Elements Optics Nexus Riflescope
- By Chris Parkin
- 0 Comments
- Last updated: 05/05/2022
First focal plane (FFP) scopes aren’t new but the term is somewhat of a buzzword across multiple distance disciples. FFP offers simplicity and using the reticle to ‘measure’ for rangefinding, corrections or holdover aim points is thoroughly logical, without any possibility of making a mistake due to using the incorrect magnification setting, which is the drawback of the second focal plane (SFP) optical system.
Just to clarify, it’s quite easy to tell the difference between first and second focal plane. When you increase magnification on an FFP optic, the reticle, as well as the image, gets bigger, so both remain in perfect proportion. On an SFP scope, the reticle remains constant in size as the target gets larger, so it no longer portrays a truly proportionate image. Neither is better than the other and there are many scenarios where SFP holds advantages but critically, neither is totally lost in the other’s ‘territory’, just slightly less intuitive.
Element’s top of the range Nexus scope adopts the 5-20x magnification range, which is a great compromise, with the reticle size altering so that it’s never too small or too large. The 50mm objective lens combines a compact overall size with bright image quality from the front of the matte, hard anodised 30mm body tube. A neoprene cover is supplied, along with a 100mm sunshade, Allen keys, a clip-on lens cloth and an additional throw lever for the zoom control.
The spherical saddle supports elevation above, windage to the right and a left side parallax dial that’s engraved with white lettering from 10m to infinity, making the Nexus versatile for most rifle types and ranges. The outer rim offers illuminated reticle intensity settings from 1-10.
The elevation and windage turrets provide [email protected] clicks (0.1 MRAD) with a logical 100 clicks per turn. These clicks are segregated into 10 MRAD blocks on the 30mm diameter dial that shows machined knurling for grip. Once zeroed, the upper cap unscrews, allowing the engraved collar to lift off, be realigned and slotted back to mark the zero setting for your preferred distance. If you want to use the zero stop, then slacken the three recessed grub screws in the black collar to set it. A vernier scale is engraved under the upper dial to indicate its location within the overall mechanical travel. Windage is similarly adjusted, and the collar is marked left and right of centre for logical dialled corrections. Being FFP, all corrections correspond with the markings on the reticle for accurate aim off or dial off solutions. I was using the MRAD version of the scope but it’s also available in Minutes of Angle (MOA).
There’s 55mm of tube space in front and 60mm to the rear of the saddle, so plenty of room to mount scope rings and perfect your chosen position to suit the maximum 93mm eye relief, making this a versatile scope regardless of action size of gun type.
Moving rearward, the well-segmented zoom collar offers smooth motion without any internal backlash. A knurled throw lever is supplied. There is also a fast-focus eyepiece collar for correcting the dioptre to ensure a crisp reticle image. Once achieved, this was retained throughout the zoom range.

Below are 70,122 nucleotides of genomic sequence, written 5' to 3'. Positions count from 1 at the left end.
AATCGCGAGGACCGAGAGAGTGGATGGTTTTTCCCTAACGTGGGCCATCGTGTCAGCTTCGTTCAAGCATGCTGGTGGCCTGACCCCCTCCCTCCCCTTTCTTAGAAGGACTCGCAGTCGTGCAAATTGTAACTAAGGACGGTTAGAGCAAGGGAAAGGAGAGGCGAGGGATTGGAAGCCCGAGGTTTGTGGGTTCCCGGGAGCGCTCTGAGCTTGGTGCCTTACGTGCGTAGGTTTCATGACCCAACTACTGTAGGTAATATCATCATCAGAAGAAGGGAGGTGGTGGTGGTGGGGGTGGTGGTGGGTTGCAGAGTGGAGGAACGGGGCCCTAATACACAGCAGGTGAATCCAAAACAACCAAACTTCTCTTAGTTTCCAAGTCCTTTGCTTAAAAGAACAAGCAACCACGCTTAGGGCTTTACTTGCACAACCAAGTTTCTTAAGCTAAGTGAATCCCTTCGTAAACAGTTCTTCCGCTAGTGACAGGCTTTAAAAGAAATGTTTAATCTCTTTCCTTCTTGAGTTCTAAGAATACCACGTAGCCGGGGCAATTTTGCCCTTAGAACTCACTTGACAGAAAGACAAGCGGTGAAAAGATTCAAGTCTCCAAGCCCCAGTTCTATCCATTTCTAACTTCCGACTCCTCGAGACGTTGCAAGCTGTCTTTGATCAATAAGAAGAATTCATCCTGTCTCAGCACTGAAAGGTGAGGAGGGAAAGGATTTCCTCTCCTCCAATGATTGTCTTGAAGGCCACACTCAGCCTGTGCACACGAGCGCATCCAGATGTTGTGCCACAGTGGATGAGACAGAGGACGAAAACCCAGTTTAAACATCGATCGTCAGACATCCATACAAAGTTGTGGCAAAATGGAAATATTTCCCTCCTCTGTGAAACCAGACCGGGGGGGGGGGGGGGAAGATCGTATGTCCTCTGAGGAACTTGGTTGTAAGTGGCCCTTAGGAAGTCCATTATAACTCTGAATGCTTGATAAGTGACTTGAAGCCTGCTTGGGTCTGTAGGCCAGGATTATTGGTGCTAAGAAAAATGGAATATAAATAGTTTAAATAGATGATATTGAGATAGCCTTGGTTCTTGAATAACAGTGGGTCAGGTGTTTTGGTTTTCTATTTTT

The reticle is well explained in the manual and not too ‘busy’ in the field of view, so unlikely to obscure the fall of shot. A small central floating dot is ideal for ultra-precise aiming, yet the larger hash markings, applied in 0.5 MRAD spacings with larger 2 MRAD stages and broader arms at the extremes, make for a great long-range aiming solution on larger targets. Element has deftly specified size and complexity in my opinion and with magnification at 20x, the exit pupil never becomes too critically inaccessible, still at a 2.5mm diameter. Being illuminated makes the ret easier to use in daylight at low mag in point and shoot or NV scenarios, yet at full magnification, when precision shooting, you can see a broad 19 MRAD field of view for target acquisition.
I fitted the scope to several rifles throughout the review period and found no canyons of capability. The eye box remained easily accessible through recoil and the image bright, with the clearly etched reticle always remaining in sharp focus. The clicks were crisp and with 100 per turn, they were mathematically intuitive when shooting longer distances. The eye relief was sufficient for recoil on mid-sized centrefires and the reliable, repetitive dialling capability allowed confident corrections using previously confirmed DOPE. The magnification control had solid stops at either end of the travel, with no internal mechanical noise evident.
The performance in poor light will always be a function of maximum magnification and objective lens size, so any high mag 50mm objective scope is never going to be the ultimate last light hunting optic. The Nexus’ image degradation was linear, without distinguishable steps through image intensity as the light faded. The colour rendition was well- balanced and the sunshade was useful. A neoprene stretch cover is supplied to protect the scope and the guns in your cabinet.
Optically, Element’s three scope lines seem to have been well directed into their relevant price points. It’s good to see the brighter image on this top of the range Nexus and quite specifically, improved colour resolution and precise detail definition with backlash-free parallax control enabled with the left side dial. The image cleanly snaps in and out of focus in reasonable correlation with the engraved distance markings, which is a pleasant factor. It’s a scope I’m happy using and justifies its top position over the Helix and Titan variants. The instruction manual is clear with decent page sizes and helps less-experienced shooters understand more about longer range correction. When it comes to turret setup, Element does not skimp on detail.